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Here's what you need to know about antibiotics and when to ask for them

November 20, 2015

Over 100 different antibiotics exist on the market today designed to cure minor, as well as life-threatening infections.

“These same drugs created to help patients are now sometimes working against them because of their overuse and misuse, especially for children who have the highest rates of antibiotic use,” said Dr. Daniel Skiest, chief, Infectious Disease Division, Baystate Medical Center.

What do Antibiotics do?

Nov. 16-22 is Get Smart About Antibiotics Week, an annual one-week observance to raise awareness of antibiotic resistance and the importance of appropriate antibiotic prescribing and use.

“Many patients often ask for an antibiotic to cure their cold, flu or sore throat, and many parents often ask for an antibiotic for their child’s ear ache, which isn’t always needed. Antibiotics only treat bacterial infections, not the viruses which are the cause of colds, and flu and many ear infections,” he added.

How are antibiotic resistant bacteria formed?

The increasing prevalence of antibiotic resistance has been considered by the Centers for Disease Control and Prevention (CDC) to be “one of the world’s most pressing public health problems” today.

The problem is that when infectious organisms such as bacteria are exposed to an appropriate antibiotic, they are normally killed or slowed down enough for the body to destroy them. However, random mutations that occur during replication lead to antibiotic resistance in a small number of these organisms. These mutated, antibiotic-resistant microbes are then able to continue to multiply, unaffected by the antibiotic. In addition to resulting in an infection that is more difficult to treat, or in some cases untreatable, these resistant bacteria may also spread to others.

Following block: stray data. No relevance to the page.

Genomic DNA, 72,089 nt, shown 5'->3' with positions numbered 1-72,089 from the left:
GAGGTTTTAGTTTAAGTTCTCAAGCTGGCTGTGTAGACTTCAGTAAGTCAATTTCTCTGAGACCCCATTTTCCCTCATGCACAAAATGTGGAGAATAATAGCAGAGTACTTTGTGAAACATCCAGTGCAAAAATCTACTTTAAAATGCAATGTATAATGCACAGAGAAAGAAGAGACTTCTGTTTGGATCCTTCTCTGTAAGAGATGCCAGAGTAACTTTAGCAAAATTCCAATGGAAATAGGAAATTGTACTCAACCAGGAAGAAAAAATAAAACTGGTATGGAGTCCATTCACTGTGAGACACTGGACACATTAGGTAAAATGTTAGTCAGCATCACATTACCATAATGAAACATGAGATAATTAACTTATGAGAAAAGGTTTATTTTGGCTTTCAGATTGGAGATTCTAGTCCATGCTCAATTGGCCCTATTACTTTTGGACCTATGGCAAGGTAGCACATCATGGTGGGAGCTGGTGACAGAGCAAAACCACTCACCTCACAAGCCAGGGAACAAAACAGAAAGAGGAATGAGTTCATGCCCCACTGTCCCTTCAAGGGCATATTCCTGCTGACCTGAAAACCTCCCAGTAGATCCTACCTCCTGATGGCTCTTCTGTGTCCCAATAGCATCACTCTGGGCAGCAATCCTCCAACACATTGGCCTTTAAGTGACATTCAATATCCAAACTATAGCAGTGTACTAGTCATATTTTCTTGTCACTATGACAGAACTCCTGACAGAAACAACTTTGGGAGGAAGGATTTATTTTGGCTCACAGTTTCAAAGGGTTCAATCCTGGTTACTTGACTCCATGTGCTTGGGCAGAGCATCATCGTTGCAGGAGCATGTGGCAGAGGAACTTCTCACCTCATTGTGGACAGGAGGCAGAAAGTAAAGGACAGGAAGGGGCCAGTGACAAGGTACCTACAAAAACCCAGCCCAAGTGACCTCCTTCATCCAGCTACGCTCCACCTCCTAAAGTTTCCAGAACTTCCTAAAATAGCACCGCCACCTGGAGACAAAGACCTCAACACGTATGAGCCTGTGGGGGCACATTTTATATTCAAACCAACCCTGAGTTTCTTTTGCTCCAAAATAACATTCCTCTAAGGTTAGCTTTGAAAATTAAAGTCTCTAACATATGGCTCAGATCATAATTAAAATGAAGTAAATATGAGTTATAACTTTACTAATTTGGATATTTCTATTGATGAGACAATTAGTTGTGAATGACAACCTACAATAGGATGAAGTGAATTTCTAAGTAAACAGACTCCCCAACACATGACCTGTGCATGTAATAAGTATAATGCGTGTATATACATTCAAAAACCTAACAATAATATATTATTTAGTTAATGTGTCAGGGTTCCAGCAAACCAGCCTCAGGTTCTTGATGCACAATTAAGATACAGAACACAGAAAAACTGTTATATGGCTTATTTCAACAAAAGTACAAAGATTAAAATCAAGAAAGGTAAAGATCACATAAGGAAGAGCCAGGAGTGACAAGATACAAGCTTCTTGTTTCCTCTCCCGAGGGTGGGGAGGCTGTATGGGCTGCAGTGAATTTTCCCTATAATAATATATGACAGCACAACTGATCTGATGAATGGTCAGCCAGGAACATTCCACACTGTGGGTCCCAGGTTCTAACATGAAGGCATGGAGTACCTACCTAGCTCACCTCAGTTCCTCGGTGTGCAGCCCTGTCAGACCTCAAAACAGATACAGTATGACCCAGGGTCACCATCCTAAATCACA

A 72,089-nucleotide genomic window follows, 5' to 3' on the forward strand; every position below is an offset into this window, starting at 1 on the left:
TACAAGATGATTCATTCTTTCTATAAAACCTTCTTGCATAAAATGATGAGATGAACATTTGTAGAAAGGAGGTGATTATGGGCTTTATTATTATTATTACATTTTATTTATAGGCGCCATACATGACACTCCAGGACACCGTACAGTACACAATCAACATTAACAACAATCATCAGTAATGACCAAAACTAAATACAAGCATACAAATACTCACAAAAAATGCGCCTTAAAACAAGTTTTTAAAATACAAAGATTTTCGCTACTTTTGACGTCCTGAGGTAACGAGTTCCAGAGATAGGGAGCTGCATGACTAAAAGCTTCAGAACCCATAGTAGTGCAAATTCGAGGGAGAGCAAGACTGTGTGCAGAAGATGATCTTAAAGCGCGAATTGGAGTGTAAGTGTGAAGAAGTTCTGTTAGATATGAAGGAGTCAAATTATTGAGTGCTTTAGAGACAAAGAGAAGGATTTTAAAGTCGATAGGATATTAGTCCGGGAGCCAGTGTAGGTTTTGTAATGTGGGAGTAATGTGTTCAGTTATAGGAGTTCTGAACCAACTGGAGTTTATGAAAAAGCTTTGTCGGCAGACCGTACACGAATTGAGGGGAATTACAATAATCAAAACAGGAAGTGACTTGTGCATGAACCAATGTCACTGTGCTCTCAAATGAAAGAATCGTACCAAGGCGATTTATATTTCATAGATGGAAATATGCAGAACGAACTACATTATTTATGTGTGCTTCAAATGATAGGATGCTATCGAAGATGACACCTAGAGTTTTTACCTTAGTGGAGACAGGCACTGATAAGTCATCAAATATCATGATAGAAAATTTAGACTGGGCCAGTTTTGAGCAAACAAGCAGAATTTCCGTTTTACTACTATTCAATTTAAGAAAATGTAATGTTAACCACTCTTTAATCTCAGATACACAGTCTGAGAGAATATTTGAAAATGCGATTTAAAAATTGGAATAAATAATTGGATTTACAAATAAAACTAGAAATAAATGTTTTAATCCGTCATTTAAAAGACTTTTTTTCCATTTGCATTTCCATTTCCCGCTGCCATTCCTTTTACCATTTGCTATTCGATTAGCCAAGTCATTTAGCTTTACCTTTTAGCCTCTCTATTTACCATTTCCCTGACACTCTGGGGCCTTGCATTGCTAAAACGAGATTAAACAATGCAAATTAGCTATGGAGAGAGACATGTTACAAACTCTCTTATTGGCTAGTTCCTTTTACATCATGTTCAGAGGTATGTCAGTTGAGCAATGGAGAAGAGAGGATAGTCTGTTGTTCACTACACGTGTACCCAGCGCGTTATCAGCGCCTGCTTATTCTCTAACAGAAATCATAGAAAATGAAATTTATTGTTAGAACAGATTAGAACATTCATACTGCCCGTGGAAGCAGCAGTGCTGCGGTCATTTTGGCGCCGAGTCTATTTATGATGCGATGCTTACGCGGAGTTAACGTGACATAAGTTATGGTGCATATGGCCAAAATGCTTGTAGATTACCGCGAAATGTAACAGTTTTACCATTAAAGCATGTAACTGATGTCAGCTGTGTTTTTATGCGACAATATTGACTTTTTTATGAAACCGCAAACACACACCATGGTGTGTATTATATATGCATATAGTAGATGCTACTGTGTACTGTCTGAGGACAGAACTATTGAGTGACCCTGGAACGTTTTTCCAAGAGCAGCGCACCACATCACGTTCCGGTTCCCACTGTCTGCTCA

The CDC estimates that each year two million Americans get an infection with an antibiotic-resistant germ, which means the recommended antibiotic treatment may not work, and each year 23,000 of those patients die.

In addition to the overuse of antibiotics, some studies have shown that 40% to 50% of all antibiotics are prescribed inappropriately.

The most common conditions for which antibiotics are inappropriately prescribed in children are acute upper respiratory tract infections. These include the common cold, sinusitis, and ear infections, which are primarily caused by viruses, not bacteria, and most of which are self-limited – meaning they will resolve within a specific time period and require no treatment or there is no treatment available.

However, we can’t just blame patients and their parents, said Dr. Skiest. In some instances, well intentioned physicians prescribe overly broad or powerful antibiotics, what he referred to as "using a sledgehammer to crack a nut.”

"Physicians often want to cover all possibilities, especially in ill patients, but these powerful antibiotics may result in collateral damage, said Dr. Skiest. Such collateral damage can include the development of multi-drug resistant bacteria, and “super-infections,” which result due to the void left when the patients “good bacteria” are killed off.

“We need to better educate patients about the safe and appropriate use of antibiotics as well as health care providers,” said Dr. Skiest.

Learn more

To “Get Smart” about knowing when antibiotics work, visit

The Get Smart program focuses on common illnesses that account for most of the antibiotic prescriptions written for adults and children in doctors’ offices and other outpatient settings.